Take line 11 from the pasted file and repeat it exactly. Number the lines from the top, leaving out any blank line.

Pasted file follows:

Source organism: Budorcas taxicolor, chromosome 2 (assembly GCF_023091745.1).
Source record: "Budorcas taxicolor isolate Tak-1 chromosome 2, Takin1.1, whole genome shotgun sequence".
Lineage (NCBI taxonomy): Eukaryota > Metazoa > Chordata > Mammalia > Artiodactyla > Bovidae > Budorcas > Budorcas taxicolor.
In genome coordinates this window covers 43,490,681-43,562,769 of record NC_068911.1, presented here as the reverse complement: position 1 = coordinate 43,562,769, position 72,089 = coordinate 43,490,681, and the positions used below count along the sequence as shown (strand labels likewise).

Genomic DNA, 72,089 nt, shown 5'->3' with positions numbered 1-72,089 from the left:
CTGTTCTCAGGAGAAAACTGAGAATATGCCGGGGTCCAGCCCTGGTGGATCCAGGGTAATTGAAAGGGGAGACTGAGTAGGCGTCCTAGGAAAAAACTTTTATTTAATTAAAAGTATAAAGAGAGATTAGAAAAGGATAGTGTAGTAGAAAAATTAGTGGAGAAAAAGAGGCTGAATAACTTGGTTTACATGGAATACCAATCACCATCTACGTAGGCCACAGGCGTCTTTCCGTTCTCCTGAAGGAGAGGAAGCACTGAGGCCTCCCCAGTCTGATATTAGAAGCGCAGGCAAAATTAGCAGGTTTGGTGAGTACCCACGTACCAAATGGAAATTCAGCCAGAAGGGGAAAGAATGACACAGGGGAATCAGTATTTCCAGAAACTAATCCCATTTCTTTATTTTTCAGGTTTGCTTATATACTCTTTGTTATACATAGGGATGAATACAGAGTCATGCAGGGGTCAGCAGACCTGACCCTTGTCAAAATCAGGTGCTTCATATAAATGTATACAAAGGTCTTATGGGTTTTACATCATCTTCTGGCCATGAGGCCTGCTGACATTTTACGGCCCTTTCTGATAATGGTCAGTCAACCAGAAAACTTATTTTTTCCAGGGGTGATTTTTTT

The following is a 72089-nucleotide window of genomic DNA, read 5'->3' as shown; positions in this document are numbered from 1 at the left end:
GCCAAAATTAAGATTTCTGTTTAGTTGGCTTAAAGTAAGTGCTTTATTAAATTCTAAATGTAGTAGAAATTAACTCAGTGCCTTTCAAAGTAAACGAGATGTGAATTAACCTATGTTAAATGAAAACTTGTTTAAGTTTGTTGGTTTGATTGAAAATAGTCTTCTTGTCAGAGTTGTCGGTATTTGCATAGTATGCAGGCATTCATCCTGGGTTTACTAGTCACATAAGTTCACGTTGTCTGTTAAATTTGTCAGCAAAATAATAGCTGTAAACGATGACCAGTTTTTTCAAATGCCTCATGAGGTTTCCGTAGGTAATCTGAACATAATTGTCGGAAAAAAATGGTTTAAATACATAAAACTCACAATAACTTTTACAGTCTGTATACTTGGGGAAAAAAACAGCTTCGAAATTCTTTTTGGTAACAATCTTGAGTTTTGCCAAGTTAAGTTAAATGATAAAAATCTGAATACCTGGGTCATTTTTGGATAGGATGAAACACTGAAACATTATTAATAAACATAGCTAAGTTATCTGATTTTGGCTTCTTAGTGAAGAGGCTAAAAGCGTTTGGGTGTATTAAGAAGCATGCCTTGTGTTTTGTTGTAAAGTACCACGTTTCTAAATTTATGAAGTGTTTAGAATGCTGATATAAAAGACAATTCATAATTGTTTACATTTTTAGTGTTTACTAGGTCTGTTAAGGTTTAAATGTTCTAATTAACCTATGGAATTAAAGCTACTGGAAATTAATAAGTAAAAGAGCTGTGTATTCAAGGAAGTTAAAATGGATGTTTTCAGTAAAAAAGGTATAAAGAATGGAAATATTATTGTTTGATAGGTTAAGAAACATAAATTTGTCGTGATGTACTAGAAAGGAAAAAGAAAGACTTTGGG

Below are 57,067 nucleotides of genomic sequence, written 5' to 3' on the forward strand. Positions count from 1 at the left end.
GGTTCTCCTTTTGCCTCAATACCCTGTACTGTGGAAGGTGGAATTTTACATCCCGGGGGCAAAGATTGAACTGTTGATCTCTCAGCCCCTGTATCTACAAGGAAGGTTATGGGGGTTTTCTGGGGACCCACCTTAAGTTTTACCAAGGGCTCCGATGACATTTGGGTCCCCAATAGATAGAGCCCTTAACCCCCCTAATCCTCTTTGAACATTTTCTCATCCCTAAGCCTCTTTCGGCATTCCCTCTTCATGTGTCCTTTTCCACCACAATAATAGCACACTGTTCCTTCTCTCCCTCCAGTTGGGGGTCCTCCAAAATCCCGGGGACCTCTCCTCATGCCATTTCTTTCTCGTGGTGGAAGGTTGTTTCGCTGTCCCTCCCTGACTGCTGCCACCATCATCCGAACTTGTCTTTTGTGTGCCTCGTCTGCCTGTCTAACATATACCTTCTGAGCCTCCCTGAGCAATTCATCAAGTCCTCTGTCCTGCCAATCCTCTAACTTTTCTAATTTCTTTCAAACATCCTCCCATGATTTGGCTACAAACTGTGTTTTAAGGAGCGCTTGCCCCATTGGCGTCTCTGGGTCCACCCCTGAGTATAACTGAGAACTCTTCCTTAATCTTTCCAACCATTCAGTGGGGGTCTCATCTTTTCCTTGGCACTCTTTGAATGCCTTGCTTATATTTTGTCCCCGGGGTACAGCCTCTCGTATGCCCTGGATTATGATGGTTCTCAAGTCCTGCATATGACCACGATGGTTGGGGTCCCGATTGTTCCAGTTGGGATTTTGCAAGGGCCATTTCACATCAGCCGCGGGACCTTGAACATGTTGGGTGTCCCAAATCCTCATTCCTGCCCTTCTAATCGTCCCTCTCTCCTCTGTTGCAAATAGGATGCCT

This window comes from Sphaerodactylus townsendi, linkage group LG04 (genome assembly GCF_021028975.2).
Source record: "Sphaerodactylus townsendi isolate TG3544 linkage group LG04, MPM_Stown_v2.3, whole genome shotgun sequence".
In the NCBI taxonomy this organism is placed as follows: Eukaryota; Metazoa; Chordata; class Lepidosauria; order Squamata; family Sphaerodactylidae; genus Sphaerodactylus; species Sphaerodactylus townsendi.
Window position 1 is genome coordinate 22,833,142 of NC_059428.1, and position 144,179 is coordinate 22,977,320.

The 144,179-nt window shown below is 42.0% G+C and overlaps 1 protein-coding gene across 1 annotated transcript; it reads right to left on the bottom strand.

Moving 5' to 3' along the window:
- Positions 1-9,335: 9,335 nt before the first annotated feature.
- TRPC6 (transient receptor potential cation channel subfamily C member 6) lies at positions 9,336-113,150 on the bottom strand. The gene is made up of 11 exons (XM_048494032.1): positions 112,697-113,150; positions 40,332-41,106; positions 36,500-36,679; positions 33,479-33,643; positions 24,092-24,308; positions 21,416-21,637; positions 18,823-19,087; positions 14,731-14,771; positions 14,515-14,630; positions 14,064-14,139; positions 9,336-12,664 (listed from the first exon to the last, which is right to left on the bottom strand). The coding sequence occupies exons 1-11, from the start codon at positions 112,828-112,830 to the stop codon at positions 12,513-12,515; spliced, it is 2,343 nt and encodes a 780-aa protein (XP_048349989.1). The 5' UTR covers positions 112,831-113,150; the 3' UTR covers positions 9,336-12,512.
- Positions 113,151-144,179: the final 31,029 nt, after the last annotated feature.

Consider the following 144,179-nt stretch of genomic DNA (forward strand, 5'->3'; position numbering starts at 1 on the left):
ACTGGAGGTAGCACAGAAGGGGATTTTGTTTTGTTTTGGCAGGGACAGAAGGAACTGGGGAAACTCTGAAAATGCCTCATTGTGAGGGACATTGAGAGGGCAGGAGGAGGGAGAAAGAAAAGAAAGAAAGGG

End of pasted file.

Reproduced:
This window comes from Sphaerodactylus townsendi, linkage group LG04 (genome assembly GCF_021028975.2).